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Designing a "non-academic" systematic review to better design youth interventions globally (Poster 231 at AEA 2016) 

10-26-2016 22:16

Poster abstract: International development evaluators, researchers and donors are increasingly using systematic reviews to expand the evidence base to guide and improve the design of development interventions. However, procedures to conduct systematic reviews are highly standardized and governed by scientific methods that favor mostly quantitative, positivistic methods. Evaluations of interventions targeting youth outside of the medical sciences rarely meet these standards. We draw on our experiences conducting a USAID-funded meta-review on how positive youth development (PYD) approaches are being implemented across sectors in low and middle-income countries, and understanding what the evidence says about their effectiveness. The poster shares adaptations to traditional, academic methods used for conducting systematic reviews that present alternatives for ensuring usability for design of interventions, while maintaining an appropriate level of rigor. Upcoming reports and other dissemination will be shared on www.youthpower.org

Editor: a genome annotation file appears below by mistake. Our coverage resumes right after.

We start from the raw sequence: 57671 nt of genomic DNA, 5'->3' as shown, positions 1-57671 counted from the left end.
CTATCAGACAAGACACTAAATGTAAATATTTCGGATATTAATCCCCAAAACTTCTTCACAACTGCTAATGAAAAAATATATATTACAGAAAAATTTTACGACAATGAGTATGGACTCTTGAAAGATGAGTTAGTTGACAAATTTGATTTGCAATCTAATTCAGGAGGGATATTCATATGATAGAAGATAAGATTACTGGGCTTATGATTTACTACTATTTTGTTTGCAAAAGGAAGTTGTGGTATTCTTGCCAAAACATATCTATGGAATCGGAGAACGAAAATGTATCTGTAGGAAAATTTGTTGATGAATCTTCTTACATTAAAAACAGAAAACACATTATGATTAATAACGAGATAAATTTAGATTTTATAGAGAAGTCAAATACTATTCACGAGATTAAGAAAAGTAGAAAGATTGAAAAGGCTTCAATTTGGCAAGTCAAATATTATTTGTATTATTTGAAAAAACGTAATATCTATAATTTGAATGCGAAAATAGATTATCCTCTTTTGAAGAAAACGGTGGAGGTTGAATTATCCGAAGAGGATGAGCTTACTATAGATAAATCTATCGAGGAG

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Designing a non-academic" systematic review to better de...   4.16 MB   1 version
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Poster from AEA2016 (#231) using an iceberg to demonstrate how adaptations to a systematic review process allowed for a broader evidence base to provide program guidance.